While others have sequenced the chia genome in the past, the current paper provides greater detail at the molecular level as well as the potential of genetic data mining with a focus on human health applications.
Scientists from Oregon State University (OSU) have sequenced the chia genome, identifying chia genes that are associated with improved nutrition and other properties that are desirable for pharmaceuticals that may be used to treat diseases that range from cancer to high blood pressure. While others have sequenced the chia genome in the past, the current paper provides greater detail at the molecular level as well as the potential of genetic data mining with a focus on human health applications, according to a press release from OSU.
“This research opens up possibilities for scientists to study chia seed through the lens of improving human health while at the same time continuing to further our knowledge of all the nutritional benefits of chia,” said Pankaj Jaiswal, one of the study’s authors, in a press release. Jaiswal is a professor in the Department of Botany and Plant Pathology in the College or Agricultural Sciences at OSU.
The researchers hope that the study’s findings will provoke interest in growing chia in Oregon, just as researchers at the University of Kentucky helped spur the growth of chia seed in that state. The researchers also believe that chia may be similar to rice, wheat, and maize in that they were orphan or minor crops that had traditionally received little attention but eventually contributed to the last’s century’s Green Revolution, mitigating global hunger and saving millions of lives.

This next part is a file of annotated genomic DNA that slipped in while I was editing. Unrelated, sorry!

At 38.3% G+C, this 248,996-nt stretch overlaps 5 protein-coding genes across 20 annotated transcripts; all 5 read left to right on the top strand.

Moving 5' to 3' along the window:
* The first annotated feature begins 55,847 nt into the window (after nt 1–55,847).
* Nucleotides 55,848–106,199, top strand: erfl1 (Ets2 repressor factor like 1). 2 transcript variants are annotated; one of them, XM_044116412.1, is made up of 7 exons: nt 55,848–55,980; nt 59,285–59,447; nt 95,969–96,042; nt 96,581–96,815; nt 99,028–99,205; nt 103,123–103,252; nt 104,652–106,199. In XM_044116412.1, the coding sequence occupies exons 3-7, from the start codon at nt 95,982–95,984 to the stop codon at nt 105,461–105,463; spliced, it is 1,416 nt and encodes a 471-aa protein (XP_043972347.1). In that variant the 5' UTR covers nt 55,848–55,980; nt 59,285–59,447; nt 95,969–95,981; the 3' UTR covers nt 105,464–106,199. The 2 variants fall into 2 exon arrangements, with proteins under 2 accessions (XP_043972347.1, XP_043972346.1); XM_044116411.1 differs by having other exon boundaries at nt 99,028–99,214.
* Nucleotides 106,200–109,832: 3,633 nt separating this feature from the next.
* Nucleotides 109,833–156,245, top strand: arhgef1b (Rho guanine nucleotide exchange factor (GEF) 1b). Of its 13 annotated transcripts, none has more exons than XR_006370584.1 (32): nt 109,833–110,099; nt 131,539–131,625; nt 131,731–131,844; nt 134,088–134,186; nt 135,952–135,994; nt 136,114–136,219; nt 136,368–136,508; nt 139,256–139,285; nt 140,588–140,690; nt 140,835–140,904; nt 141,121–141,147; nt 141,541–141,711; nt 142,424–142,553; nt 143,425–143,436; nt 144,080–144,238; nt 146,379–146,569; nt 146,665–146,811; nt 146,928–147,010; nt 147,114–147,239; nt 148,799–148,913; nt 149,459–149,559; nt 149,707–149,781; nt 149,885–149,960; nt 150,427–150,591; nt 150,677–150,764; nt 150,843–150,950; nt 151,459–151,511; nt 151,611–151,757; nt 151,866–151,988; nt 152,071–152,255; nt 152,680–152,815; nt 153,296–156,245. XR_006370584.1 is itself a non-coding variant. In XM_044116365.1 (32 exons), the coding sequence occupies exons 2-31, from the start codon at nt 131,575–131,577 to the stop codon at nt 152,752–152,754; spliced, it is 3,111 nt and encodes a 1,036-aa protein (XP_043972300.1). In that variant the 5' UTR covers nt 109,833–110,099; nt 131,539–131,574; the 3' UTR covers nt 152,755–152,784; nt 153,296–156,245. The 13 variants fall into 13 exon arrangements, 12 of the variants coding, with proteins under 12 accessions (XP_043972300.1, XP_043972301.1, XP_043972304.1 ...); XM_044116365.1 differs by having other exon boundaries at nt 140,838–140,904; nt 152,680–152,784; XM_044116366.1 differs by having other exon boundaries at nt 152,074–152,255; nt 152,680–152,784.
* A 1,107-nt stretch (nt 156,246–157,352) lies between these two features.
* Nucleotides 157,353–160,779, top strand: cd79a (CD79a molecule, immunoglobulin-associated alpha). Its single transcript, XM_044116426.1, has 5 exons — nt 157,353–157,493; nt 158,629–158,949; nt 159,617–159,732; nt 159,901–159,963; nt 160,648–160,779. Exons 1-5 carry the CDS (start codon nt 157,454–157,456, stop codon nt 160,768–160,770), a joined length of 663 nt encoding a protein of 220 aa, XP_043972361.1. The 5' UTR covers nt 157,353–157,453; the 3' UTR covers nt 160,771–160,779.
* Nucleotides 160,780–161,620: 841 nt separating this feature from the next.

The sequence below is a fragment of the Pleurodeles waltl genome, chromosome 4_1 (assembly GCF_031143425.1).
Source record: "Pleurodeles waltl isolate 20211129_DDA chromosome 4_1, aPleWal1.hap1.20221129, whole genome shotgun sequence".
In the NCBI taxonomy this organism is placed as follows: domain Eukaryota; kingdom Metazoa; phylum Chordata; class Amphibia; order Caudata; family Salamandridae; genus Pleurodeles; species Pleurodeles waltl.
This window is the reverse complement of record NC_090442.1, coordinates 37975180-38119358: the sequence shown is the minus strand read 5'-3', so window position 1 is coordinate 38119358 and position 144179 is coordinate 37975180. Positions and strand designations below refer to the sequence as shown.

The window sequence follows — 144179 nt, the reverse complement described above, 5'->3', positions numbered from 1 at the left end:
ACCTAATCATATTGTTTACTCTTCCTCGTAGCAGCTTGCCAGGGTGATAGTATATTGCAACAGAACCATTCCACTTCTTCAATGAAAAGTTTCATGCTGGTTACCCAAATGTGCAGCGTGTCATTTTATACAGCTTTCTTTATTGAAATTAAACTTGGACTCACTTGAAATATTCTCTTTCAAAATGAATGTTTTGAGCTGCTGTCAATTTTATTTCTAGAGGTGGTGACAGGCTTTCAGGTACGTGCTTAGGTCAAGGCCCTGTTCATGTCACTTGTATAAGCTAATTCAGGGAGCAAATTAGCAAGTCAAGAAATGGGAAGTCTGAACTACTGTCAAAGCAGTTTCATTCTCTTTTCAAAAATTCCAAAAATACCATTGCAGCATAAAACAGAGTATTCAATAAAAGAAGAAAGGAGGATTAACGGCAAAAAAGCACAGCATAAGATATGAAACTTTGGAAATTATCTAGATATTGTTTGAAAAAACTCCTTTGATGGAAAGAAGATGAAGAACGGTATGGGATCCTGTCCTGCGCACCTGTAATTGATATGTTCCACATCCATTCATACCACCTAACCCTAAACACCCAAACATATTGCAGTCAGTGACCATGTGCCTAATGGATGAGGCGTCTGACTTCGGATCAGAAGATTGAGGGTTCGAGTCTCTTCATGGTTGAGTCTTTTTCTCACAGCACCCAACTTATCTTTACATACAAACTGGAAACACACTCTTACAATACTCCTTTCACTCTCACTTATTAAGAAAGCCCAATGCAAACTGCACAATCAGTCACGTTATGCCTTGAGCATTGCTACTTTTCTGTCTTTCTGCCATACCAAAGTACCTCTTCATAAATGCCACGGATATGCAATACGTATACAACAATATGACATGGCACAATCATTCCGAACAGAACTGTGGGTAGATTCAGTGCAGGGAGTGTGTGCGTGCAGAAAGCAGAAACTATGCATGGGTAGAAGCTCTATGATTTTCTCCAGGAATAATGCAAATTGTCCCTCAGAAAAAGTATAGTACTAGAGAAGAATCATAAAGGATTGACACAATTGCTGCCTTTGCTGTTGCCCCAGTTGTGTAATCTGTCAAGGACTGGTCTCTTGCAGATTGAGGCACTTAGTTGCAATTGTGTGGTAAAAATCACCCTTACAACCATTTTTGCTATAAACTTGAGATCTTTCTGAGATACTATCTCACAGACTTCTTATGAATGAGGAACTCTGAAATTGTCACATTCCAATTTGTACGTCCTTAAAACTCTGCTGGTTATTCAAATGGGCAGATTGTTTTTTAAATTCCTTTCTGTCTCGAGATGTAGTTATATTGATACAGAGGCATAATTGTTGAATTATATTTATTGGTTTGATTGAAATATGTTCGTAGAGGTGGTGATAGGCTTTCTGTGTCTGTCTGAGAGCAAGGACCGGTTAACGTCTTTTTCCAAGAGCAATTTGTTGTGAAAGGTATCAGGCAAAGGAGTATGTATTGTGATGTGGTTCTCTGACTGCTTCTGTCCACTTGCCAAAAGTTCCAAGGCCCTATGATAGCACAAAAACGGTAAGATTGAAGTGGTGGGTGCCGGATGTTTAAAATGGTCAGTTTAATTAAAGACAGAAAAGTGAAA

“Now we are at the point where long-term food and nutrition security requires diversifying the human diet by breeding and making genetic improvement to nutrient-rich, so-called minor crops like chia,” said Sushma Naithani, an associate professor, senior research in the Department of Botany and Plant Pathology.
More specifically, the researchers found 29 genes that are involved with biosynthesis of polyunsaturated fatty acids as well as 93 genes that aid in the gel-forming property chia is known for. Additionally, they found 2,707 genes highly expressed in the seed that may generate protein-derived small bioactive peptides. According to the researchers, when digested, these biopeptides are released and absorbed in the body, and may have the potential to alleviate conditions like type II diabetes and hypertension. Knowledge of these genes and genetic markers may help agricultural researchers to breed plants to amplify traits valuable to human health.